Total Production: 37 1964 - 1966 The 500 Superfast was the last in a line of luxury Ferrari GT's. Introduced in 1964, production continued until 1966 with just 37 examples being produced.
Production of luxury Ferrari GT's began during the early 1950's with the introduction of the 342 America. Based on the 340 America, it featured a chassis that had been extended to provide ample interior space. The mechanics were similar, outfitted with a derivative of the Lampredi's 'long block' engine.
Next in line were the 250 Europa and 375 America. The Ferrari 375 was introduced at the Paris Salon in 1953. During its production run which lasted until May of 1954, less than 45 examples of the 375 America were produced. The car was constructed for Ferrari's clientele who had the means to afford one of these beautiful creations. Since they were produced in limited numbers, the production took far longer than volume models. Power was provided by a 4.5-liter Lampredi designed V-12 engine with either three twin choke Weber 40 DCZ or DCF downdraughts, resulting in 300 horsepower. On all four corners were drum brakes, Borrani wire wheels accented the exterior of the vehicle, and a leaf spring suspension was used in the front and the rear. With the four-speed manual gearbox, the car could achieve a top speed of 150 mph and could race from zero to sixty in less than seven seconds.
In regards to the 375, Pinin Farina was tasked with building the bodywork for many of the models. The Pinin Farina design shared a similarity with the 250 Europa's. The dimensions of several automobiles were similar but their interiors, wings, bumpers and detailing were all unique.
In 1955, Enzo Ferrari displayed a polished chassis #0423 SA at the Paris Salon. The completed version of the 410, crafted by the Italian coachbuilder Pinin Farina, was displayed at the Brussels Salon in January of 1956. As was the style of Ferrari, many variations of this vehicle were built. This is due to the fact that Ferrari used different coachbuilders during the vehicles assembly. Coachbuilders such as Boano, Ghia, and Scaglietti produced versions such as the Testa Rossa, Series I, II and III, and Superfast. This included Coupes and cabriolet versions. Mario Boano produced two, one by Ghia, one by Scaglietti, and the remaining thirty were by Pinin Farina.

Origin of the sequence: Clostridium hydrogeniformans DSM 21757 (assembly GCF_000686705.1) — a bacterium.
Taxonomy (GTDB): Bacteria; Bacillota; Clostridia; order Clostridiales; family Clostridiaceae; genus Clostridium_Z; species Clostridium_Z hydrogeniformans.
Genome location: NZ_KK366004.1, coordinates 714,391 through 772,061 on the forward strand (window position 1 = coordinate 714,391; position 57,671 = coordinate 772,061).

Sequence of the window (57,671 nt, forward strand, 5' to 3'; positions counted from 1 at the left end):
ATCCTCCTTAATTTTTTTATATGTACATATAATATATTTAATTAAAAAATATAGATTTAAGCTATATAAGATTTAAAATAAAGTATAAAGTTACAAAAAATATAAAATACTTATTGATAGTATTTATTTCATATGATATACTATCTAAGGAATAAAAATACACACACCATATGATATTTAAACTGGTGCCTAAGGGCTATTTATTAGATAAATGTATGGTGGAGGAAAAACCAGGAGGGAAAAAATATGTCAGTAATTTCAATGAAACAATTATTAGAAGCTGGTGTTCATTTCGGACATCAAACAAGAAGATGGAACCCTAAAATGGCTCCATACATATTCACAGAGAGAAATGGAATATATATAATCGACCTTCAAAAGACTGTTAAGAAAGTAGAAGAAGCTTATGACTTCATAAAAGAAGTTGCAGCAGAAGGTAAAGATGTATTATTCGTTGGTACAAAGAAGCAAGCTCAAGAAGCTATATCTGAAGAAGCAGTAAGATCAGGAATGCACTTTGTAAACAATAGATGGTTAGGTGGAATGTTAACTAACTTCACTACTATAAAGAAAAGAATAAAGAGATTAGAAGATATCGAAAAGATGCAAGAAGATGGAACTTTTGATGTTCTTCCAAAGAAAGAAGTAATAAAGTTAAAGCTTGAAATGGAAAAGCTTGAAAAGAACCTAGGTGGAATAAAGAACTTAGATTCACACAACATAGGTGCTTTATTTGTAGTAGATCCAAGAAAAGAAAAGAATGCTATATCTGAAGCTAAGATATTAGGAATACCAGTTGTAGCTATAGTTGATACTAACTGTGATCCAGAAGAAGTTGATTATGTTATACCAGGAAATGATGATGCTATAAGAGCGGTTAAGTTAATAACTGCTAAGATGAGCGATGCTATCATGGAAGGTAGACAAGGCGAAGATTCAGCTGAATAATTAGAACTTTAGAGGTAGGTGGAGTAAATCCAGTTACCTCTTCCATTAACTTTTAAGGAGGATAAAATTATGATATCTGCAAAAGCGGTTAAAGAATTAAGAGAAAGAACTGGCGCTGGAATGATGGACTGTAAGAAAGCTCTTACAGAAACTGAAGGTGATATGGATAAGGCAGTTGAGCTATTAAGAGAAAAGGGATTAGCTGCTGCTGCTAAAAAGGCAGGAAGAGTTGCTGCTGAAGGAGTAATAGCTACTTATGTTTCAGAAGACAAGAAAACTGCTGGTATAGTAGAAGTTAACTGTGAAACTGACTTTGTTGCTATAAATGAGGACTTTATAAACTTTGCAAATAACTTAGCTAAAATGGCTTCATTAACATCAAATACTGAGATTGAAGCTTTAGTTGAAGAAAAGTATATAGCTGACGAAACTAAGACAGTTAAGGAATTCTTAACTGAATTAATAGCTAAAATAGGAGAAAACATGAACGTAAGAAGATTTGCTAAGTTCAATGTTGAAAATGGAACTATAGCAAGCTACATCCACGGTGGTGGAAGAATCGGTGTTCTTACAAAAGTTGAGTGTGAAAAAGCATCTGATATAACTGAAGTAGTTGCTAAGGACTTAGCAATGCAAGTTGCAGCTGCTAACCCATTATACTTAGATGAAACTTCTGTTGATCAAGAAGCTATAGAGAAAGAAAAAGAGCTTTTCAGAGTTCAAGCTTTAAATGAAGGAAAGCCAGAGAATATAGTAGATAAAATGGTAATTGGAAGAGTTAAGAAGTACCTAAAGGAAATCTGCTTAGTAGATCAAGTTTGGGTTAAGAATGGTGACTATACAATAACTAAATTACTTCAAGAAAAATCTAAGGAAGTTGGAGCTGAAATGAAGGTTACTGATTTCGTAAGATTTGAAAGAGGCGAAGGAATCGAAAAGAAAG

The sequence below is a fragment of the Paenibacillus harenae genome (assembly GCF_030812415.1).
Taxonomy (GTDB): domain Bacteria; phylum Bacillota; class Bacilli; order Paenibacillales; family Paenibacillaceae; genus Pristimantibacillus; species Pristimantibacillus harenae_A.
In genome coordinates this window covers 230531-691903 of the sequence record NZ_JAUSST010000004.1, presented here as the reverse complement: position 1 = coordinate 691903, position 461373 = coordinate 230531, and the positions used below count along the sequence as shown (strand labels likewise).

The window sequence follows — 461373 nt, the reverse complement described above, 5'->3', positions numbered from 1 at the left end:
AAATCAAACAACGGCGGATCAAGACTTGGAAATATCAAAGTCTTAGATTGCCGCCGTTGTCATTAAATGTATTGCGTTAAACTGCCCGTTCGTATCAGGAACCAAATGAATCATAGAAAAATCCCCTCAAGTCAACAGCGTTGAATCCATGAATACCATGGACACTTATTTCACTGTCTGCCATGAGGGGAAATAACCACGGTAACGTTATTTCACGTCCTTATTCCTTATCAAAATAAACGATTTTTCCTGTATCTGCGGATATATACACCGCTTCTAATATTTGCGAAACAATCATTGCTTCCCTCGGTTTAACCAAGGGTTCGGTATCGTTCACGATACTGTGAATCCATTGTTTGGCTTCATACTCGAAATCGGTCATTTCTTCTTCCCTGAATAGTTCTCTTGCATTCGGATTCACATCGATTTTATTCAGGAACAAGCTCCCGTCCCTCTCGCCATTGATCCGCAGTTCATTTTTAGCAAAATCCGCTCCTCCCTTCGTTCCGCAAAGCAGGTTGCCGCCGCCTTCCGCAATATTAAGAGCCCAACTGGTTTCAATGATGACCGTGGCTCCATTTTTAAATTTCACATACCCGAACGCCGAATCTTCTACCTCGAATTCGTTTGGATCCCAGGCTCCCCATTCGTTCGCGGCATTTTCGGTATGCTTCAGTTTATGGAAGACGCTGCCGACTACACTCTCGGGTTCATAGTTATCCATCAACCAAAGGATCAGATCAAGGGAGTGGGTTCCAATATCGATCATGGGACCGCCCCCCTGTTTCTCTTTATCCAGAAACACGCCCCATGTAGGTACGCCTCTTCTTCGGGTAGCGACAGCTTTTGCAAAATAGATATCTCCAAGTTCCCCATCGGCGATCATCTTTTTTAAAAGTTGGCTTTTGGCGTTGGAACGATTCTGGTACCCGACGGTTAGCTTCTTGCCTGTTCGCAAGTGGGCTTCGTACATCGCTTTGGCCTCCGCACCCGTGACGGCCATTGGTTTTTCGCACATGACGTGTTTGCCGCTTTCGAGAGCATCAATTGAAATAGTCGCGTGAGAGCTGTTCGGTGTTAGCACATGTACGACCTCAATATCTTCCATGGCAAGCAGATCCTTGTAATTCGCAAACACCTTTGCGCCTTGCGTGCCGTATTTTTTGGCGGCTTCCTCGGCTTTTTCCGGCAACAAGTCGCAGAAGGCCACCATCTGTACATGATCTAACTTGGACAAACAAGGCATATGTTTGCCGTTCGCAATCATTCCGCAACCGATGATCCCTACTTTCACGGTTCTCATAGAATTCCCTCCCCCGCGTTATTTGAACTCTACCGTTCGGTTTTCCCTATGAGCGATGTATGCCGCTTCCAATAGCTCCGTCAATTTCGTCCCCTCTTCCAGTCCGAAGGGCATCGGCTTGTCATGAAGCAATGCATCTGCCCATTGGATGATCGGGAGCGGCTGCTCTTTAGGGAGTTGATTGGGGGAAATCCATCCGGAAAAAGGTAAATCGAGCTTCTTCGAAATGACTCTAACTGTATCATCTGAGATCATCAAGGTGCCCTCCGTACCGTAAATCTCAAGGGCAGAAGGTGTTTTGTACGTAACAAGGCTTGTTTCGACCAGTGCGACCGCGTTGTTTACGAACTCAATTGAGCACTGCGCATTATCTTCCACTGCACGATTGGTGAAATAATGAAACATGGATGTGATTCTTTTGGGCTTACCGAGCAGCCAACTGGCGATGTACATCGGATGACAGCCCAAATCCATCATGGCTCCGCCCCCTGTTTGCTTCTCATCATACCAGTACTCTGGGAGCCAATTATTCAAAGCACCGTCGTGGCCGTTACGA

The 410 came as a replacement for the 375 America. There were three series for this model but only a total of 38 were produced from 1956-1959.
Although similar to some of the earlier models produced by Ferrari, this one had a few styling changes. The 410 featured side vents located behind the front wheels. These have become a signature of the Superamerica series.
The 410 was given a larger engine and bigger brakes. Coil spring suspensions were used in the front. As with most of the Ferrari's from this era, Pinin Farina produced most of the bodies. From 1956-1958, a 110.2 inch wheelbase was used. In 1958 the size of the wheelbase was decreased to 102.3.
In 1959 Ferrari ceased production of the Lampredi engine. Instead, a Colombo deigned 'short block' V-12 engine would provide the power for the next iteration of Ferrari Luxury GT's, the 400 SuperAmerica. A few years later, the four-liter engine was enlarged to five and the final increment of the Luxury GT's was introduced: the Ferrari 500 Superfast. The five liter engine was capable of producing 400 horsepower. The aerodynamic bodies complimented its engine and did glory to the Superfast name. Top speed was achieved at 175 mph. The chassis was multi-tubular. A four-speed manual gearbox with overdrive provided power to the rear wheels. Later, the four-speed was replaced by a all-synchromesh five-speed unit.
These special-order vehicles were customizable. Their dimensions, colors, upholstery, carpets, etc were selected by the owner. Because of this, the specifications vary.
The 500 Superfast was Ferrari's fastest, most expensive, most exclusive, and most powerful vehicle at the time. With production only reaching 37 units, their exclusivity is guaranteed in modern times. By Daniel Vaughan | Mar 2007